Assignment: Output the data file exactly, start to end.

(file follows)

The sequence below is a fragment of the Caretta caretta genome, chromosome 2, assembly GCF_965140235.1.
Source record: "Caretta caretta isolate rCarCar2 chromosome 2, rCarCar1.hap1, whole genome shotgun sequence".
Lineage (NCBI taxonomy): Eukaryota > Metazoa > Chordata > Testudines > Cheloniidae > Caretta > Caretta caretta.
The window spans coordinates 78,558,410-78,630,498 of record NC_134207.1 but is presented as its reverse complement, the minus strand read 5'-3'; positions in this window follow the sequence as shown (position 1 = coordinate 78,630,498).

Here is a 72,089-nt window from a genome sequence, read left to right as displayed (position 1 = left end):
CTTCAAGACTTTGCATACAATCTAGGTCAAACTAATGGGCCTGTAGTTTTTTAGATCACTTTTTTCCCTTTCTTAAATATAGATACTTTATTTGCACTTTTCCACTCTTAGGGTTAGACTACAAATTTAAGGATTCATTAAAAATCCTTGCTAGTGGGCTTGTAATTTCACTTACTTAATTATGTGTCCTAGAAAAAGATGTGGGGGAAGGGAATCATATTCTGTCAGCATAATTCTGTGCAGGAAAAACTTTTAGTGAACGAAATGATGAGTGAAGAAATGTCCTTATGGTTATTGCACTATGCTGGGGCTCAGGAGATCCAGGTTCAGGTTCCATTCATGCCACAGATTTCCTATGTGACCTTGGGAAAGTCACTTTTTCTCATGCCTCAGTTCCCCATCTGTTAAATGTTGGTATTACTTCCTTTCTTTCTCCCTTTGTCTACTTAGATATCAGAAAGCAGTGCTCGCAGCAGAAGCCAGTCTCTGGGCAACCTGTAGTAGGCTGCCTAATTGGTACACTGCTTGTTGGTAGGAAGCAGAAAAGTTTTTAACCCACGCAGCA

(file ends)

The sequence below is a fragment of the Caretta caretta genome, chromosome 2, assembly GCF_965140235.1.
Source record: "Caretta caretta isolate rCarCar2 chromosome 2, rCarCar1.hap1, whole genome shotgun sequence".
Lineage (NCBI taxonomy): Eukaryota > Metazoa > Chordata > Testudines > Cheloniidae > Caretta > Caretta caretta.
The window spans coordinates 78,558,410-78,630,498 of record NC_134207.1 but is presented as its reverse complement, the minus strand read 5'-3'; positions in this window follow the sequence as shown (position 1 = coordinate 78,630,498).

Here is a 72,089-nt window from a genome sequence, read left to right as displayed (position 1 = left end):
CTTCAAGACTTTGCATACAATCTAGGTCAAACTAATGGGCCTGTAGTTTTTTAGATCACTTTTTTCCCTTTCTTAAATATAGATACTTTATTTGCACTTTTCCACTCTTAGGGTTAGACTACAAATTTAAGGATTCATTAAAAATCCTTGCTAGTGGGCTTGTAATTTCACTTACTTAATTATGTGTCCTAGAAAAAGATGTGGGGGAAGGGAATCATATTCTGTCAGCATAATTCTGTGCAGGAAAAACTTTTAGTGAACGAAATGATGAGTGAAGAAATGTCCTTATGGTTATTGCACTATGCTGGGGCTCAGGAGATCCAGGTTCAGGTTCCATTCATGCCACAGATTTCCTATGTGACCTTGGGAAAGTCACTTTTTCTCATGCCTCAGTTCCCCATCTGTTAAATGTTGGTATTACTTCCTTTCTTTCTCCCTTTGTCTACTTAGATATCAGAAAGCAGTGCTCGCAGCAGAAGCCAGTCTCTGGGCAACCTGTAGTAGGCTGCCTAATTGGTACACTGCTTGTTGGTAGGAAGCAGAAAAGTTTTTAACCCACGCAGCA